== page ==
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Charles Foster
Charles Foster

Full Spectrum Warrior !!HOT!!



After the Airport is successfully captured, Charlie 90 is tasked with infiltrating Al-Afad's palace and eliminating him. They trek through the city and make it to the palace. While they manage to capture one of Afad's top lieutenants, Afad escapes. The members of Charlie 90 also witness one of the Joint STARS planes crashing into the city. The squad is then ordered to rescue the crew of the downed plane before they can be captured by Afad's men.




Full Spectrum Warrior


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Full Spectrum Warrior itself, however, is used by the US Army to this day. Rather than as a combat-training aid, a heavily modified version of the game is used as a tool to help determine, in troops returning from war, the presence and severity of post-traumatic stress disorder. The game that depicted military life more faithfully, and tried to illustrate and explain it for the public, is now helping soldiers to better understand themselves.


Full Spectrum Warrior started out as a military training simulation commissioned by the US Army, and only later did publisher THQ and developer Pandemic Studios decide to turn it into a video game about modern squad tactics--but you'd never know that from playing the game. Full Spectrum Warrior features an innovative design and an effective control scheme, and it convincingly delivers the sights and sounds of modern squad combat in the war-torn Middle East. It may look like a shooter, but it isn't one, since you never actively aim or fire weapons in the game (except for grenades). The thing is, Full Spectrum Warrior isn't a fully featured strategy game, either, and it relies on a fairly simple, surprisingly abstract gameplay model that has trouble sustaining a rather short campaign (which can be played alone or cooperatively on Xbox Live). Indeed, the game often ends up feeling like a string of puzzles whose solutions are pretty obvious. Nevertheless, Full Spectrum Warrior is very good overall, and deserves credit for being something other than just another military-themed shooter or strategy game. It's just too bad that it isn't more involving.


  • A-Team Firing: Small arms from anyone can't hit targets behind cover, or anyone just coming out of cover. Subverted with targets out in the open, who'll get mowed own almost instantly... but once an insurgent gets into cover, one can tear one's hair watching the entire fire team hitting anything but the insurgent as he pokes his head out to return fire (never mind, this should serve to pin him down...). One can actually see the SAW machine gun painting a nice halo of bullet impacts on the wall behind the insurgents head, but sparing the head itself.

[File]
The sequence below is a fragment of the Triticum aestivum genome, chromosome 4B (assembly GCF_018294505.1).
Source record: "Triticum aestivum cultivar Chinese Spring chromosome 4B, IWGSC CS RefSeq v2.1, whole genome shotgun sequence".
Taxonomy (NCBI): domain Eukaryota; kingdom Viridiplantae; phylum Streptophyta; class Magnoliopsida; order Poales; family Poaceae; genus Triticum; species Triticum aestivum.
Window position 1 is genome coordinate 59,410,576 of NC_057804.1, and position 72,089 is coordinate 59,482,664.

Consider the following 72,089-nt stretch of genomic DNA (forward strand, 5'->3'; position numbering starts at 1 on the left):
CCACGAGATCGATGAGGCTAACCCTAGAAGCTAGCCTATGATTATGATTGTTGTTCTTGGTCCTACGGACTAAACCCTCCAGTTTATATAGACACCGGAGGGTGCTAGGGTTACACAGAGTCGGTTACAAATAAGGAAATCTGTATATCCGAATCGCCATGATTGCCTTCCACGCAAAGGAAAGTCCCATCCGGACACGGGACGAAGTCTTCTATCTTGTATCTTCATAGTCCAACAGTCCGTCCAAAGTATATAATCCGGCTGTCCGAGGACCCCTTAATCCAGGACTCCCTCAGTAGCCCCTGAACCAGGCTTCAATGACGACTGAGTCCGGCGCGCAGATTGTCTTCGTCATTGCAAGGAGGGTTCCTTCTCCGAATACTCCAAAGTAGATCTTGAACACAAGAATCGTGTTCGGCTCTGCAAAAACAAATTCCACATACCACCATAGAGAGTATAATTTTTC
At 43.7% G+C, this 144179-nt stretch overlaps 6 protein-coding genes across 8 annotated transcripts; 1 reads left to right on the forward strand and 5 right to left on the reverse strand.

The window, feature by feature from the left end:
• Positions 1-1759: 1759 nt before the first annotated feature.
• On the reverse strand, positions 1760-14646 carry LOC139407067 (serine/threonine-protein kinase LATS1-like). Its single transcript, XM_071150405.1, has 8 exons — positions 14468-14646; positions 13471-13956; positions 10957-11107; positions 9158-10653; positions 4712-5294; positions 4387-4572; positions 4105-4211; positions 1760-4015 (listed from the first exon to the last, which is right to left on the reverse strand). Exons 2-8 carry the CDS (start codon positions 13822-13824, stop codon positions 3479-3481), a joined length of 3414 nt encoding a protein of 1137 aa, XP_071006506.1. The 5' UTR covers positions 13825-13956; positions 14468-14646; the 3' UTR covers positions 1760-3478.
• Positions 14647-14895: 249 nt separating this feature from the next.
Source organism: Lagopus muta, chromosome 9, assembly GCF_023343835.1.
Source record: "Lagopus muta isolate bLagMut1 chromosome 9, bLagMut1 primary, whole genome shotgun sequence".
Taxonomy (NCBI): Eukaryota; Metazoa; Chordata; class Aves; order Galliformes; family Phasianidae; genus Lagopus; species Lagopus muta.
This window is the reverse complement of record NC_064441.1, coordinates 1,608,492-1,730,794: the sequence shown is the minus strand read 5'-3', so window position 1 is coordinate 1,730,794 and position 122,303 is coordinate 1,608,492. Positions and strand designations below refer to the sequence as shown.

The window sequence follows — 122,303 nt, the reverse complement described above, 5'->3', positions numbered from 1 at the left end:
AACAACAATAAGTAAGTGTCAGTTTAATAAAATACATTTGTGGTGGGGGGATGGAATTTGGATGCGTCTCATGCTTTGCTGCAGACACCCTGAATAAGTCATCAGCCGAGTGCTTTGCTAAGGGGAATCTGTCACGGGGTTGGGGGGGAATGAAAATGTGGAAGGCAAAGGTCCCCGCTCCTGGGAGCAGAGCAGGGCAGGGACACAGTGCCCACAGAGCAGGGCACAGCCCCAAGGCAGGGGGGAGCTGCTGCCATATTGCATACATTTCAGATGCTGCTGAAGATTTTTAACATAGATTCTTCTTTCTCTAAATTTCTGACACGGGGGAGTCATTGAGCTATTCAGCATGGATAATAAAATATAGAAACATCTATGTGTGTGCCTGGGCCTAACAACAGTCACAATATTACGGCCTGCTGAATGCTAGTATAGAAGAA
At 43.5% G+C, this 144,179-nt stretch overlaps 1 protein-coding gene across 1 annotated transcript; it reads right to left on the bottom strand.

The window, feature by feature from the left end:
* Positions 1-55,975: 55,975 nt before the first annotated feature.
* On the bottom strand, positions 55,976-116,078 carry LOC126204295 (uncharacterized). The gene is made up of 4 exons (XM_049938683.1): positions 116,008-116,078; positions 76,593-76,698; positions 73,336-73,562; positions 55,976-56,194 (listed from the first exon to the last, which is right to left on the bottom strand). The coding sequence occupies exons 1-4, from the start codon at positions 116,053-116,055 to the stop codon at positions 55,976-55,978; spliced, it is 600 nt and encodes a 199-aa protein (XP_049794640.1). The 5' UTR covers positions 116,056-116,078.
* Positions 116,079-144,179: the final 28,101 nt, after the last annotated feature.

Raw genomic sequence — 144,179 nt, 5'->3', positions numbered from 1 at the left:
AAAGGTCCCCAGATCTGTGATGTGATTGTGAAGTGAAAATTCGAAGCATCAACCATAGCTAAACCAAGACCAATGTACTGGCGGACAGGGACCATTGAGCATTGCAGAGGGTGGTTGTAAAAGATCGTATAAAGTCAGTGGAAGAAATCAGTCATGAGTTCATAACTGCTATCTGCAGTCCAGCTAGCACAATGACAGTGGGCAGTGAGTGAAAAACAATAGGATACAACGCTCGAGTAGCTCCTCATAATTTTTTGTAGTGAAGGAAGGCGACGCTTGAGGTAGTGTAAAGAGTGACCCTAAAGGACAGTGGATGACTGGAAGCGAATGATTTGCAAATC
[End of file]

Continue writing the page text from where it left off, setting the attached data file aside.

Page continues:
• Black-and-White Morality: In the black corner, you have a mass-murdering, death camp running and propaganda-chewing dictator from a Middle Eastern backwash as well as a slew of fanatical terrorists who have been butchering innocent civilians worldwide. In the white corner you have a Ragtag Bunch Of... Americans.

  • Bottomless Magazines: Averted for your soldiers, who have to reload their weapons after firing a certain number of rounds, and will ultimately run out of ammo wholesale, forcing them to backtrack all the way back to the last checkpoint to refill their magazines.

  • Played straight for the militants, even the ones with an RPG-launcher, and for the Bradley you get in the second game.

  • Conspicuously Light Patch: In Chapter 3 - the final objective requires you to cover exits to a building while Rangers enter from the roof. One part of the building is notably darker than others, and that's the segment that gets blasted open by an explosion from inside.

  • Countrystan: The game takes place in Zekistan. It's somewhere between Iraq, Iran and Afghanistan, and takes quite some cues from from those places too.

  • Downloadable Content: The Xbox version had 2 downloadable "Epilogue" Missions, these are included in the other versions by default.

  • Elites Are More Glamorous: The original game has this downplayed, with an SAS team introduced first (with one man needing a CASEVAC for his teammate) and Rangers later (storming a building full of hostiles). The last chapters even have a fireteam of Rangers with their rifles modified with laser sights, allowing them to shoot enemies with precise aiming through cover with one shot for every enemy.